In the days of brown coats and drawing boards.
My parents worked for the Customs & Excise for just about all of their working lives in one post or another. The C&E is now incorporated with the Inland Revenue into HM Revenue & Customs or HMRC. We tend to associate C&E with catching smugglers and inspecting distilleries, but in reality of course there are back offices and stores and thousands of support staff to keep the department running.
Today, in my series of posts on the wonderful world of ephemera, I found some old copies of the Customs & Excise in-house magazine called Portcullis dating from 1970/1. In these there was a regular feature on ‘The Department At Work’.
The first one I’ve picked from Jan 1970 features lots of men in those brown coveralls beloved of warehousemen, counter salesmen in hardware shops, and corner shops like that of Arkwright in the BBC’s Open All Hours. I can’t remember the last time I saw someone wearing one of these coats – we have an old-fashioned hardware shop in Abingdon but not one to be seen – doubtless you’ll tell me they’re still used all over the place.
What has changed though, through the advent of technology, is the need for armies of these men with job titles such as ‘Senior Paperkeeper’. Note that filing on this industrial scale does appear to be a man’s job. I bet they didn’t lose any piece of paper either!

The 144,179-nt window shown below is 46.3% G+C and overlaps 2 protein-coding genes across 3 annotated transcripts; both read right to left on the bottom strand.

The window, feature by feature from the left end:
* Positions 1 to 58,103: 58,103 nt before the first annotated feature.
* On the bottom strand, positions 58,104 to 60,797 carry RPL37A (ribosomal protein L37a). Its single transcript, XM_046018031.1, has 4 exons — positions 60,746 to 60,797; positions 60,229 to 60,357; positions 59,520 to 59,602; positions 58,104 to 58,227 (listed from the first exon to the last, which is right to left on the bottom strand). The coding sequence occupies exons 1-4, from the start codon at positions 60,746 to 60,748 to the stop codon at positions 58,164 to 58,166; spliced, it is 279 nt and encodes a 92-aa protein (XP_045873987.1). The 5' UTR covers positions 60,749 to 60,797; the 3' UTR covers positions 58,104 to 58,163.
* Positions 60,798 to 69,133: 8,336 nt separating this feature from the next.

Then we come to March 1971 and a feature on the ‘Forms Design Unit’. Another job that has been taken over by technology. Anyone can knock off a form these days on the computer, (of course a well-designed form takes a bit more effort); these chaps just had drawing boards and a special typewriter called the ‘Varityper’ (which can vary type sizes and styles) to aid them instead of software, and doubtless took great care in producing their output.
Forty years on, although we’re not quite paperless yet, these jobs will almost certainly have disappeared or changed beyond all recognition. Just looking at these was a bit of a nostalgia trip, like watching Life on Mars and going back to the 1970s.